Friday, 15 March 2019

What will be my legacy?

Facebook is glutted with reports of amazing seniors riding for the support of research for the latest disease, building homes for the homeless, spending hours at the local school or hospital reading to children and so many other outstanding gifts of their time and energy to society. You don't go a day on Facebook without hearing about someone who published their first book or painted their first painting at 80 or 90 years of age. It is all commendable and exciting and .... a high bar to meet.   

I read an obituary in the local paper recently of a man my age who had been full of life and love and a memorable sense of humour. In the end, his "earthsuit was cremated in his standard garb of a t-shirt, shorts and flip flops accompanied by a picture of his sweetheart, a burger and onion rings, an assortment of licorice, some heartfelt reading material and a butter tart." I had to raise my arm and say "Yes!" and then the air whooshed out of me. Love and a sense of humour are an amazing legacy - but what will mine look like?

I have given some thought to what my legacy might be. What of myself will I leave behind when I exit this earthly body? I smile as I think about who I would ask. I believe my kids or my grandchildren would say something different than my friends? And which friends? My childhood friends saw a different person than my adult friends see today - or did they? And who really is going to embrace a legacy of an ordinary woman living an ordinary life in an average ordinary place? Does it have to be spectacular or is ordinary where most of us tread on this life walk?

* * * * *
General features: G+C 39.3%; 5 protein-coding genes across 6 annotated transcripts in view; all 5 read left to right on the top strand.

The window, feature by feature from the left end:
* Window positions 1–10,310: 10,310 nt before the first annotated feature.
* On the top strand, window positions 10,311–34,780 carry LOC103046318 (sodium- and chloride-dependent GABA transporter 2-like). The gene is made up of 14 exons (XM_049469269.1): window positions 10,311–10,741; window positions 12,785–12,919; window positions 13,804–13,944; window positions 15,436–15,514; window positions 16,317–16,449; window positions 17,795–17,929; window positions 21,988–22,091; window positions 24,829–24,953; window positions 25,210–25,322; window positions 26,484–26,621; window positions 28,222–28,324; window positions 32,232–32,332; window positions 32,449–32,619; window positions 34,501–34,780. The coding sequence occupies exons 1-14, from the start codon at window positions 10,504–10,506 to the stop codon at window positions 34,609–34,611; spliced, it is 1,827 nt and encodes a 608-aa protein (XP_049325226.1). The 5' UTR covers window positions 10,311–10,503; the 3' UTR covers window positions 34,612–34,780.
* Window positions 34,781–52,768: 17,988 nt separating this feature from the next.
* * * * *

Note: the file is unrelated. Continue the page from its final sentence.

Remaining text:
It occurred to me that positive legacies are the hope of those facing death on the not-too-distant horizon; mediocre or sad or empty legacies are the fear. My generation, now facing their seventies, no longer look at an untimely death filled with trepidation.We are closer to accepting the inevitable (timely?) and can talk and joke about it without the tears and fears we experienced when looking forward to our future of finding love or a career or both and raising families or connecting with others and living a purposeful life - a life that stretched out in decades. It is not, however, only the elderly who consider this question.  I remember hearing the testimony of a close friend and her dying daughter and even at the young age of forty, her daughter's fear was: Will I be remembered? It is a significant question. 

Some of us believe in an after life and living forever; some of us don't. I choose to believe that I will live forever even if it is as a vibrating chunk of energy that my "earthsuit" releases at death. It will be contained in the hearts of those who knew me and loved me and invited me in. The rest will be unwittingly connected through the heirs of my heart-estate: my family and close friends. So, in my opinion, the world is stuck with me forever!! 

This blog has raised more questions than answers really. My answers are ever changing and could teeter between me collapsing in a maudlin pool of emotional tears on the floor or rushing out the door to publish the book I never finished! 

And, now, the big question after a period of introspection: Can you assess your life and change your legacy when you are 70? or 80? Is it even worth a thought? And would you change it if you could? (well, that was more than one BIG question!)

I would love to hear from you!! 

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